One could be forgiven for not knowing it, but all that stuff about
advertising having to be legal, decent and truthful has applied to the
activities of UK clients and agencies on the internet since 1996.
Now there are plans for a much more proactive and high-profile
self-regulatory scheme to cover internet advertising. Clients will be
given the opportunity to opt in, declaring publicly that they observe
the industry’s codes. They will even be able to display a special logo
on their websites, confirming what upright citizens they are.
Industry consultations have already taken place. The Committee of
Advertising Practice (CAP) and the Advertising Standards Board of
Finance (ASBF) are expected to give the go-ahead during the early
summer, with a launch at the start of the next millennium. Publicity
will try to raise consumer awareness of the new scheme to levels
comparable with those enjoyed by the existing Advertising Standards
Yet it would be wrong to think that the whole thing is cut and
Andrew Brown, the CAP chairman, admits there are unresolved problems:
’How do you define advertising on the internet? Some websites have a
commercial purpose, others are like company reports.Trying to maintain
the difference between advertising and editorial is important. If the ad
industry was deemed to be trying to influence what is editorial on the
net, it could impact on what happens in conventional media.’
’There is a lot of interest in the scheme, and a momentum to arrive at a
solution,’ Brown adds. ’But we don’t want a solution that is so complex
that it prejudges how the internet will develop, when no-one knows the
answer. Better to get in at the shallow end of the pool and be flexible,
than to dive in at the deep end and be inflexible.’
The whole scheme is ambitious and is the first major development of the
self-regulatory system since direct marketing in the early 90s,
according to Caroline Crawford, communications director for both CAP and
Ambitious, yes - straightforward, no. Trying to control the internet (a
medium no-one owns and where geographical boundaries are meaningless) is
a potential nightmare. But there are motives for trying.
The first is to get a system in place before complaints about
advertising become a real issue. It is hardly that at the moment
Crawford says the ASA received eight complaints in 1996, 14 in 1997 and
49 last year. While a growing trend, it’s, she says, ’an absolute drop
in the ocean’. So far.
Second, there’s pressure from both Brussels and Whitehall for some
measure of consumer protection. Government, clients and agencies are
united in preferring self-regulation to legislation.
Finally, there are the needs of bona fide advertisers and publishers.
They’re a bit like honest citizens opening a store in a Wild West
frontier town, where people half expect quack doctors to sell them snake
oil and outlaws to run off with the gold.
Seventy thousand people a day visit the various sites of the Electronic
Telegraph. ’We have never had a single complaint about advertising,’
stresses its publisher, Danny Meadows-Klue, ’but that doesn’t mean we
don’t feel a responsibility to do everything to ensure consumer
’To take the same processes that apply to conventional media across to
the internet is a delightful approach. All of us have a desire to get
the key framework in place as soon as we can.’
The scheme will also be important for reassuring potential advertisers,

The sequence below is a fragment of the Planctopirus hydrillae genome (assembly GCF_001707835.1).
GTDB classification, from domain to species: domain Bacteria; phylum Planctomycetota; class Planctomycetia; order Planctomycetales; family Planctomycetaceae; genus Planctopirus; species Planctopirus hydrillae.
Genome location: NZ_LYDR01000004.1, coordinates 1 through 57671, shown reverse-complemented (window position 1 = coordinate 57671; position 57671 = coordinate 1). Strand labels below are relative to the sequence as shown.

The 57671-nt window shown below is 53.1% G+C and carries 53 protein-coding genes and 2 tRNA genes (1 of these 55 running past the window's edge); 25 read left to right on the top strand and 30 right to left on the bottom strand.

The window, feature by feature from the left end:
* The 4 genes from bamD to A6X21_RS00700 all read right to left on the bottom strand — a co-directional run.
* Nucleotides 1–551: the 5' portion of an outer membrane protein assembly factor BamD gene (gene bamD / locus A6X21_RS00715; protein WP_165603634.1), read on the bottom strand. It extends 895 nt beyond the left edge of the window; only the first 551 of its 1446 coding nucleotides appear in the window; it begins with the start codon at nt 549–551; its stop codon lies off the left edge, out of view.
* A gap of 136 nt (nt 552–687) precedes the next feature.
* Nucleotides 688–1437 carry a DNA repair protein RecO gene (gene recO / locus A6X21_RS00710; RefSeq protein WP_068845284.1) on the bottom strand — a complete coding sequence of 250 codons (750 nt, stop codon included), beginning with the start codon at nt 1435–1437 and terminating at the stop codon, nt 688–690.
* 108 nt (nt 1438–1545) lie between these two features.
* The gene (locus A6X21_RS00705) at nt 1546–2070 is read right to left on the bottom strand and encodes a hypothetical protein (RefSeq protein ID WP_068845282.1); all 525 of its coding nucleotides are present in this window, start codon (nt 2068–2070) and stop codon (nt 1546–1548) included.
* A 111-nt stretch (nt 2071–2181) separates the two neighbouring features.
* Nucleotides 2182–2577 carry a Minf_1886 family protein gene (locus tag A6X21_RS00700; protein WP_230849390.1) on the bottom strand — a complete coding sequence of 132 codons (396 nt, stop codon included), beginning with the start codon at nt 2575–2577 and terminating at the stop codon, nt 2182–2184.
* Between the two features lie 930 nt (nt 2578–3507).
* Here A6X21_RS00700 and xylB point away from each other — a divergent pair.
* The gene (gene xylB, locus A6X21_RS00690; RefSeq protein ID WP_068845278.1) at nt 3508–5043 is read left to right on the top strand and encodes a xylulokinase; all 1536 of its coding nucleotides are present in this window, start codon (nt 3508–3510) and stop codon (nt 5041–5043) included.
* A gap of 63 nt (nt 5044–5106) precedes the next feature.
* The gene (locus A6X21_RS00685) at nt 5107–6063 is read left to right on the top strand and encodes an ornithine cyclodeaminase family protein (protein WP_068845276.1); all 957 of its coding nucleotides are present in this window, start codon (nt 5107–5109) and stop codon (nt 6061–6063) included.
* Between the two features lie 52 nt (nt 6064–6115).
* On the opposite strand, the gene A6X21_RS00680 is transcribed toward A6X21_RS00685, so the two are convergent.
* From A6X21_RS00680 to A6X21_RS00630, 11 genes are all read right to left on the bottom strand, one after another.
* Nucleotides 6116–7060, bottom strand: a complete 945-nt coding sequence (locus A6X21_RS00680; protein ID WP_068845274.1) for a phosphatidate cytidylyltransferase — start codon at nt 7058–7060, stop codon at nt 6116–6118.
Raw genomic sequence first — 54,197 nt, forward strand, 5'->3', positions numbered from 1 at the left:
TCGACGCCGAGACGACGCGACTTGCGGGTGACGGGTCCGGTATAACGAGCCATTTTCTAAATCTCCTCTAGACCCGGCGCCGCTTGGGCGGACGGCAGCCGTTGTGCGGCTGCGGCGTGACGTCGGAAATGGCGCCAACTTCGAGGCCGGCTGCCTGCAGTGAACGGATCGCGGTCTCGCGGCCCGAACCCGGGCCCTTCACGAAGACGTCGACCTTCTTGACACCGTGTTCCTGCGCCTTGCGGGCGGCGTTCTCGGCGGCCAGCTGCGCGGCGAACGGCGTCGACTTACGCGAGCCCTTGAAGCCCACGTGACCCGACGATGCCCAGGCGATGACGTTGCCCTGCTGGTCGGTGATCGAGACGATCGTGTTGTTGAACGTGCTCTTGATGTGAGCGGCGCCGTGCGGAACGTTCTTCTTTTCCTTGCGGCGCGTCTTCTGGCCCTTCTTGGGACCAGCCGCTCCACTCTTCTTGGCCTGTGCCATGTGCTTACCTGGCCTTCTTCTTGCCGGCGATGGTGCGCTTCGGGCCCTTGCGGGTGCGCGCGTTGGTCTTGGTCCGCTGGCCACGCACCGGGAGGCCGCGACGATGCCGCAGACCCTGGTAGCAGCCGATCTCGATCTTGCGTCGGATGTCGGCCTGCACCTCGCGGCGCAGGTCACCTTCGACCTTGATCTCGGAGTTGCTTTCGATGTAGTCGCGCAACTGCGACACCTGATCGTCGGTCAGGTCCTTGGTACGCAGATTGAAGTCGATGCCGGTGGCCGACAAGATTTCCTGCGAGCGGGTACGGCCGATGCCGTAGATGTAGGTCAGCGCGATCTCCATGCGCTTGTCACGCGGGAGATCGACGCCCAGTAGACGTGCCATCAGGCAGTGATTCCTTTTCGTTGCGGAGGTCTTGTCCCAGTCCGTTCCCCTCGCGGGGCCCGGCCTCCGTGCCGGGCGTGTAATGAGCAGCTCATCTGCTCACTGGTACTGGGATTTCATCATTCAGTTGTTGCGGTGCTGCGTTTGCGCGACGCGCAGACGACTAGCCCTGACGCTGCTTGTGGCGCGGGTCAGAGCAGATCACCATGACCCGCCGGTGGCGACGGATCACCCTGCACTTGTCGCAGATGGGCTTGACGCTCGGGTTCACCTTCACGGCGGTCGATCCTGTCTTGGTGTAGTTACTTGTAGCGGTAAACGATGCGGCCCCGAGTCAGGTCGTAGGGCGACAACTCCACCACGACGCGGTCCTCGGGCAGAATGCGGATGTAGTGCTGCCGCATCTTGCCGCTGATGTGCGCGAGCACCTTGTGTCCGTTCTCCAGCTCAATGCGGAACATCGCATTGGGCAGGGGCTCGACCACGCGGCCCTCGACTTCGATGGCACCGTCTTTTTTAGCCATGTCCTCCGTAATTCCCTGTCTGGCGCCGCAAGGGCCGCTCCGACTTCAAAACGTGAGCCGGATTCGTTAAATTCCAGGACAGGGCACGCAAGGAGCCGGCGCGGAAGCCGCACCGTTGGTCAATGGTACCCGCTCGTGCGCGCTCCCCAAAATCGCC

who want evidence of proper control, adds Charlie Dobres, formerly of
Lowe Interactive, and now the chief executive of the specialist media
Even on the most optimistic forecast, he says, the UK market for
paid-for advertising on the internet will still be smaller than radio
and posters by 2003. The sector is embryonic and needs careful
The self-regulation plan was originally touted as the ’trustmark’.
That’s been dropped in favour of the pedestrian-sounding ’CAP
This stems from a wish to avoid implying that an ad has been vetted. In
fact, all the scheme will promise is that the advertiser has agreed to
abide by the British codes.
Advertisers who sign up will be able to carry the CAP e-advertising
scheme logo on their websites. If they prefer not to, they will still be
listed on the CAP e-advertising site. Consumers clicking on the logo
will be transferred to CAP to verify that the advertiser in question is
in the scheme. And there’ll be instructions on how to complain direct to
the advertiser, or to the ASA if the caller has a grievance.
It is recognised that even a complex logo can be copied, but Crawford
believes this won’t be a problem. ’I think the internet is the kind of
environment where enthusiasts will copy something, just to show they
can,’ she says. ’The important thing is the link from the logo to the
It would be more difficult to create a parallel, fraudulent ASA site,
which we would detect through our normal monitoring of the internet and
take action against.’
A CASE OF NATIONAL IDENTITY
When a montage photograph of the Queen appeared on the Internet,
apparently endorsing a pair of Ganter sandals, a complaint was lodged
first with the UK embassy in Bonn, and finally with the European
Advertising Standards Alliance in Brussels.
The complaint took this route because the evidence suggested the company
was German - ’but when we looked behind the web pages it was clear it
had a UK base,’ Caroline Crawford, communications director for the ASA
and CAP, says. ’The company agreed to stop using the Queen’s
The case illustrates how complicated policing the web can be. The
consensus view is that ads should be governed by the rules operating in
their country of origin. This can be pinned down using a number of
criteria, such as what currencies or languages are used, where the head
office is based and where the ad is hosted.
’If the activity is fraudulent, the ultimate course of action may be to
go to the internet service provider to ask them to ensure consumers are
not being conned in this way,’ Crawford says.